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JohnJessica has gathered a community here who have in common a devotion to Christ. We are divided on the question of authority, as my last couple of posts have shown; what I have also tried to show is that this isn’t, as so many Roman Catholics allege, because we reject the authority of Rome; it is because the form in which Rome has chosen to assert its authority is not sanctioned by history – except that special history known only to some Roman Catholic scholars where there is a Papal equivalent of the ‘Whig theory’ of history. In the latter, all history tends towards to creation of liberal democracy; in the former, it all tends toward the modern Papacy; the warning I’d issue is that the modern Papacy isn’t what it was under Pius IX and in fifty years time won’t be what it was under John Paul II. History is a fickle Jade – she keeps changing, and the many changes Rome has witnessed have not finished; which may be why some are so uneasy.

But when one reads through the many comments the posts here attracts, the thing which strikes me is how hard it would actually be to put a denominational label on many of us. That’s not to say that we don’t stand by whatever label we have adopted or tradition we have adopted or been born into, but it is to say that we do our best to talk to each other in a Christian spirit, which is to try to understand where our brothers and sisters are coming from and to tak them in good faith.

The post on ‘Right Belief’ by our most vociferous traditionalist, quiavideruntoculi, contained in it nothing much with which I disagreed. I’ve no problem with the Athanasian Creed, as I hold to the ‘catholic faith’. I dislike the attempt by one church to arrogate that name, but understand why it did so, for good and bad reasons; the good reasons were to preserve what it saw as orthodox; the bad was to hold onto worldly power.  It is only when quiavideruntoculi attempts to maintain that the church and its teaching are identical with the Roman communion that I, and millions of others, dissent. Quite how anyone could advance the view that the Orthodox Churches do not hold ‘right belief’ is beyond me; but then the eye of denominational pride is, as I know from my own younger days, a great distorting lens.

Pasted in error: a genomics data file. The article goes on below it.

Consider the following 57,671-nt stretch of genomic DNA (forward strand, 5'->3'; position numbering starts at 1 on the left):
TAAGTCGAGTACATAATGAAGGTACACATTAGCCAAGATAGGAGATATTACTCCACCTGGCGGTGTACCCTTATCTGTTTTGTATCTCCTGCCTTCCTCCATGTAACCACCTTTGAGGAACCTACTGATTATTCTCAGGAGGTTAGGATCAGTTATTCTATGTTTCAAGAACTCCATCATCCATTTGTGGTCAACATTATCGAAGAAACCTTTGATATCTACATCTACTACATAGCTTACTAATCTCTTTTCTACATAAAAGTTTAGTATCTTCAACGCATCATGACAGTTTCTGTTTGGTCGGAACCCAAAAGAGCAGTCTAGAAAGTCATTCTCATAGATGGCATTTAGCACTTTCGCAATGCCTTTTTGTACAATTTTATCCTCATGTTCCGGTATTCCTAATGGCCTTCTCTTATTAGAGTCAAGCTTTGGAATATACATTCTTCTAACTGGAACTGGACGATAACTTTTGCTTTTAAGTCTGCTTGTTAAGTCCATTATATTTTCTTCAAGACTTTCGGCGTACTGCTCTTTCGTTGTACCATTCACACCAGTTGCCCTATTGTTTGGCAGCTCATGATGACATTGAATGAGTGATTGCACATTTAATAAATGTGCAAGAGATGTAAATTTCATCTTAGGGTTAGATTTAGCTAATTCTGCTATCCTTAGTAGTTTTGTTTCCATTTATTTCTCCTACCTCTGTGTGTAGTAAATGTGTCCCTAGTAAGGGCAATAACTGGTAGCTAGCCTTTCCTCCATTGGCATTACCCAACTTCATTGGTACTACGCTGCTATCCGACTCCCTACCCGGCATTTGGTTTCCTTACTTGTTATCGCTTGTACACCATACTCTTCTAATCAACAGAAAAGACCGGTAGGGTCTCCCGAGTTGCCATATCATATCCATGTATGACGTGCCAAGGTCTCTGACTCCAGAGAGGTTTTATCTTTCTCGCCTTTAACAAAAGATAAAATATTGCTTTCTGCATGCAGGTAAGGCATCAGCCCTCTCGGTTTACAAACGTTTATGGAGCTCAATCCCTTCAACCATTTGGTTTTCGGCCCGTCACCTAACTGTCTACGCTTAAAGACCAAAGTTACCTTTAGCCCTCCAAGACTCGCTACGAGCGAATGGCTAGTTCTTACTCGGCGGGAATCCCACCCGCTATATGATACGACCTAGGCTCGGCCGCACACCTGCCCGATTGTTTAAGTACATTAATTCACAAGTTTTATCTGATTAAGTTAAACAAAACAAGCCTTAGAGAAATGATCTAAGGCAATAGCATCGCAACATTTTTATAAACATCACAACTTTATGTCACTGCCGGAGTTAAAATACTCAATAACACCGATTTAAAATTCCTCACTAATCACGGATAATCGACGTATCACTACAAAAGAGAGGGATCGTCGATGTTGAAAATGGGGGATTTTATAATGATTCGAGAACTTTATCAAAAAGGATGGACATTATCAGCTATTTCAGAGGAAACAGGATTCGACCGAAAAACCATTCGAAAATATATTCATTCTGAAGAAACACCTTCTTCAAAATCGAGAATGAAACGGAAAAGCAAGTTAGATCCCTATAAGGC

That’s one of the things I like about this place. We can, without prejudice as our legal chums say, put our lenses down and have a dialogue where we discover that once we do that, we’ve a deal of common ground. Christ and His message are embraced by us all, and His Holy Spirit can work its miracle in us to at least enable us to listen to each other. Aye, that involves a good deal of misunderstanding, but it involves, or so it seems to me, a good deal in common.

I’ve been following with interest, Struans’ series on the theological course he’s doing. It seems to me that in speaking of God, sometimes we are able to grasp the edge of His meaning for us; through the Grace of Christ and the Holy Spirit, may we come to know it more closely.